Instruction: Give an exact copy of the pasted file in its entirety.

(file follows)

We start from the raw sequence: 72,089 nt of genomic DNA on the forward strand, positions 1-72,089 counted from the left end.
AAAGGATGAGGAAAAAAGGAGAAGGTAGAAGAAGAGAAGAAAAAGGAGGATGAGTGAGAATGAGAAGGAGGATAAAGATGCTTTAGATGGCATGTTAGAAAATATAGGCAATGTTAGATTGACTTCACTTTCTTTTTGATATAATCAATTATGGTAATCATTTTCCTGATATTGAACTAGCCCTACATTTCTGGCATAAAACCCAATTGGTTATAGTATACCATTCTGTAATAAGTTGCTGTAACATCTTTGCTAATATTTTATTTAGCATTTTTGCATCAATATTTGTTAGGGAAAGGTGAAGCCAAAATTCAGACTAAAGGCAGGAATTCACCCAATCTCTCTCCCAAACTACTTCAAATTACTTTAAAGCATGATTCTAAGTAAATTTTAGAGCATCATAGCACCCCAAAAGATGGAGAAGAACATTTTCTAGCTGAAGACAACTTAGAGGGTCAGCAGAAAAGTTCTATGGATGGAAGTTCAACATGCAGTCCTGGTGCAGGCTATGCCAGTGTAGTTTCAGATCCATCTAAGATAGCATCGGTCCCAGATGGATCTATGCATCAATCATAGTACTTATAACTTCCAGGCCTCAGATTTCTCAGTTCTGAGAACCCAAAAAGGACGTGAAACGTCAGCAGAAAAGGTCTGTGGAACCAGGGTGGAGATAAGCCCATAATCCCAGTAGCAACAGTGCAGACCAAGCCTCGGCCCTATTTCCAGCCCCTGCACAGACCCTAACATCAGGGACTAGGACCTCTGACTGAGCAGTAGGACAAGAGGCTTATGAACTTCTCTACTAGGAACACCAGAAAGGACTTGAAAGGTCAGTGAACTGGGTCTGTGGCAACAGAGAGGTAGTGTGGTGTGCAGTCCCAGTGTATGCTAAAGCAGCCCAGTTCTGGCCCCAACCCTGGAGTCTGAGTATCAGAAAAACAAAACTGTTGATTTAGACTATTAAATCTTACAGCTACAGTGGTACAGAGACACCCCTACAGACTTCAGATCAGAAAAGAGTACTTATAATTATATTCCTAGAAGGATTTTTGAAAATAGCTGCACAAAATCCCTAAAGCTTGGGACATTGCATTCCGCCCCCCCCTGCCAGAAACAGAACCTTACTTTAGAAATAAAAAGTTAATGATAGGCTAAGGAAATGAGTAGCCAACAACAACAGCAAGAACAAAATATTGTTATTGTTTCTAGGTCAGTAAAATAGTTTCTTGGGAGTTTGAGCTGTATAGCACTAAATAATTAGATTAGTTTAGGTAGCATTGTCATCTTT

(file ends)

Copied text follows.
We start from the raw sequence: 72,089 nt of genomic DNA on the forward strand, positions 1-72,089 counted from the left end.
AAAGGATGAGGAAAAAAGGAGAAGGTAGAAGAAGAGAAGAAAAAGGAGGATGAGTGAGAATGAGAAGGAGGATAAAGATGCTTTAGATGGCATGTTAGAAAATATAGGCAATGTTAGATTGACTTCACTTTCTTTTTGATATAATCAATTATGGTAATCATTTTCCTGATATTGAACTAGCCCTACATTTCTGGCATAAAACCCAATTGGTTATAGTATACCATTCTGTAATAAGTTGCTGTAACATCTTTGCTAATATTTTATTTAGCATTTTTGCATCAATATTTGTTAGGGAAAGGTGAAGCCAAAATTCAGACTAAAGGCAGGAATTCACCCAATCTCTCTCCCAAACTACTTCAAATTACTTTAAAGCATGATTCTAAGTAAATTTTAGAGCATCATAGCACCCCAAAAGATGGAGAAGAACATTTTCTAGCTGAAGACAACTTAGAGGGTCAGCAGAAAAGTTCTATGGATGGAAGTTCAACATGCAGTCCTGGTGCAGGCTATGCCAGTGTAGTTTCAGATCCATCTAAGATAGCATCGGTCCCAGATGGATCTATGCATCAATCATAGTACTTATAACTTCCAGGCCTCAGATTTCTCAGTTCTGAGAACCCAAAAAGGACGTGAAACGTCAGCAGAAAAGGTCTGTGGAACCAGGGTGGAGATAAGCCCATAATCCCAGTAGCAACAGTGCAGACCAAGCCTCGGCCCTATTTCCAGCCCCTGCACAGACCCTAACATCAGGGACTAGGACCTCTGACTGAGCAGTAGGACAAGAGGCTTATGAACTTCTCTACTAGGAACACCAGAAAGGACTTGAAAGGTCAGTGAACTGGGTCTGTGGCAACAGAGAGGTAGTGTGGTGTGCAGTCCCAGTGTATGCTAAAGCAGCCCAGTTCTGGCCCCAACCCTGGAGTCTGAGTATCAGAAAAACAAAACTGTTGATTTAGACTATTAAATCTTACAGCTACAGTGGTACAGAGACACCCCTACAGACTTCAGATCAGAAAAGAGTACTTATAATTATATTCCTAGAAGGATTTTTGAAAATAGCTGCACAAAATCCCTAAAGCTTGGGACATTGCATTCCGCCCCCCCCTGCCAGAAACAGAACCTTACTTTAGAAATAAAAAGTTAATGATAGGCTAAGGAAATGAGTAGCCAACAACAACAGCAAGAACAAAATATTGTTATTGTTTCTAGGTCAGTAAAATAGTTTCTTGGGAGTTTGAGCTGTATAGCACTAAATAATTAGATTAGTTTAGGTAGCATTGTCATCTTT